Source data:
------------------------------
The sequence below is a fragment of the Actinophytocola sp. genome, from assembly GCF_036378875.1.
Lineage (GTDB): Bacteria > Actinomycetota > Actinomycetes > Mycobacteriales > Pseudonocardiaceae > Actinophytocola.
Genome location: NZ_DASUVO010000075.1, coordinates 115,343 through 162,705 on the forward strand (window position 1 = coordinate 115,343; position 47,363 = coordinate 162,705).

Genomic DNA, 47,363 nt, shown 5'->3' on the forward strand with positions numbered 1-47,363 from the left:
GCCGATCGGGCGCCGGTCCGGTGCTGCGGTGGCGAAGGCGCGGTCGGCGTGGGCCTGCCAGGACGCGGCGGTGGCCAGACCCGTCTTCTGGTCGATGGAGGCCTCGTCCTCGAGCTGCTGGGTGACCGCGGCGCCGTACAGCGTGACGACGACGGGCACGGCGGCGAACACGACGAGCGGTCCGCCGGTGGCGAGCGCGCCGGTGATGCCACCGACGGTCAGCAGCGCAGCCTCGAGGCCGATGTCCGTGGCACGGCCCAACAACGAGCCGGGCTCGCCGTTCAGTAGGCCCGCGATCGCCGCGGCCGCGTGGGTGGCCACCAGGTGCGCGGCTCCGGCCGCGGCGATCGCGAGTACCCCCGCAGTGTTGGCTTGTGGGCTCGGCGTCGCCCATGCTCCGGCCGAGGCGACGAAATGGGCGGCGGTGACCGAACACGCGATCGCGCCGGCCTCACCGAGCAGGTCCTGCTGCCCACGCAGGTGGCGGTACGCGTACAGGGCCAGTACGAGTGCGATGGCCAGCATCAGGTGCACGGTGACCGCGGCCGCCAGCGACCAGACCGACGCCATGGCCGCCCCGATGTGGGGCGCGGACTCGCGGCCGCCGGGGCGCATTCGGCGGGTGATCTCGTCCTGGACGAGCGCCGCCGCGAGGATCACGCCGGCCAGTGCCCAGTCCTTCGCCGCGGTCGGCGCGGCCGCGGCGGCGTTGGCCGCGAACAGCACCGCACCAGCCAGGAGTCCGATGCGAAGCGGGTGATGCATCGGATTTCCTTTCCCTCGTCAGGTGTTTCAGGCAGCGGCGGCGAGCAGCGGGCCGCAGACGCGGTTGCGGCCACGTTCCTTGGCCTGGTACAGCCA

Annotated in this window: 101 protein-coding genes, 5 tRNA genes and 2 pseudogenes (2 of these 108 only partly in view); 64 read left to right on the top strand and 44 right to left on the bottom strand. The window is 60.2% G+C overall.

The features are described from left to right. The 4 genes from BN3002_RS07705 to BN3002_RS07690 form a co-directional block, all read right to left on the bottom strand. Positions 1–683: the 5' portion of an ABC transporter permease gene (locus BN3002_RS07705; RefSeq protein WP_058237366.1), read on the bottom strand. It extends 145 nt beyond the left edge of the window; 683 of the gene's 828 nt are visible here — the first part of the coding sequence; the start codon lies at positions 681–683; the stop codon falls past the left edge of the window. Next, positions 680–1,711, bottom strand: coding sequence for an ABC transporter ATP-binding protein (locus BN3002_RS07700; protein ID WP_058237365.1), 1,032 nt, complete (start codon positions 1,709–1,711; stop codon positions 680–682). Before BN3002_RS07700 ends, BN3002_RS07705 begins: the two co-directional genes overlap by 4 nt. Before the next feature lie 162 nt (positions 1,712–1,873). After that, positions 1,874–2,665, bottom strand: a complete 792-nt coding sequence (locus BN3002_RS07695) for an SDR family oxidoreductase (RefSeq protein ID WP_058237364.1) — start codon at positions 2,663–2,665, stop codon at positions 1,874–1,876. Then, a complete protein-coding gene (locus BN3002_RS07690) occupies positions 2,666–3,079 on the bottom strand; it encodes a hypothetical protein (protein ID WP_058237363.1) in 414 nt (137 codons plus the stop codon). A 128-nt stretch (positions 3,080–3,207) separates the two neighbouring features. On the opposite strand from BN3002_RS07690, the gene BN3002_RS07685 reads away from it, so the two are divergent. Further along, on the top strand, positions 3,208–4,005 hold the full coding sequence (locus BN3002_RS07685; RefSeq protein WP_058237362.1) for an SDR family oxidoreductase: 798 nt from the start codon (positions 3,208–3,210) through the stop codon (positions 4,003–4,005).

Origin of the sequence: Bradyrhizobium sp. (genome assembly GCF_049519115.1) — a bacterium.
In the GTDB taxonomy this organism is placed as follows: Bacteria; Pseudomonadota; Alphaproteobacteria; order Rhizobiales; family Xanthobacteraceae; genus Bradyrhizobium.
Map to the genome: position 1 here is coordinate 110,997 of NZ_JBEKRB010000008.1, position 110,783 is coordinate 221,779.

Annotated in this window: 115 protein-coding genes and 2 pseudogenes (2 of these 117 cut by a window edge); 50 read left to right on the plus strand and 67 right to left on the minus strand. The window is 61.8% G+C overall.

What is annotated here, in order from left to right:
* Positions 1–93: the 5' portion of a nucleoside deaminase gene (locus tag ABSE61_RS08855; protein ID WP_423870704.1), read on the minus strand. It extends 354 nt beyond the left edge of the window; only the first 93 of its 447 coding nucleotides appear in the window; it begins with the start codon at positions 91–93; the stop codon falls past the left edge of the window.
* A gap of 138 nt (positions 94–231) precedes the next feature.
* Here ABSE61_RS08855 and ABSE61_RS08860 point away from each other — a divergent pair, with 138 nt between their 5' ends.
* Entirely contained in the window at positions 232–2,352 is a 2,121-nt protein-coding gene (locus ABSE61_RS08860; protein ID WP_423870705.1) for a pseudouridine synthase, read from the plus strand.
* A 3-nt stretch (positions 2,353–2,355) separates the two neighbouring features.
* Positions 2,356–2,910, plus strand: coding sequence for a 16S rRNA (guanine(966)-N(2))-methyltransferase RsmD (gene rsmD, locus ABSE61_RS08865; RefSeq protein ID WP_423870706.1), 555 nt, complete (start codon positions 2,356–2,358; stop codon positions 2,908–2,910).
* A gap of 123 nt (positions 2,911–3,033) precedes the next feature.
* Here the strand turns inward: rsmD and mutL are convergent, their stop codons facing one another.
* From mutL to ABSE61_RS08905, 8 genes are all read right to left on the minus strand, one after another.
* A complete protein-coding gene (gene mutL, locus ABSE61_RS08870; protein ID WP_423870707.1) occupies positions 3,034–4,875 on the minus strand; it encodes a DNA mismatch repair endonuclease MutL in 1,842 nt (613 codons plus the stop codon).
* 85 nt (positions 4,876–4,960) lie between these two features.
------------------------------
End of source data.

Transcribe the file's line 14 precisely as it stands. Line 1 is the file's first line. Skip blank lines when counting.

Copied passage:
* A gap of 138 nt (positions 94–231) precedes the next feature.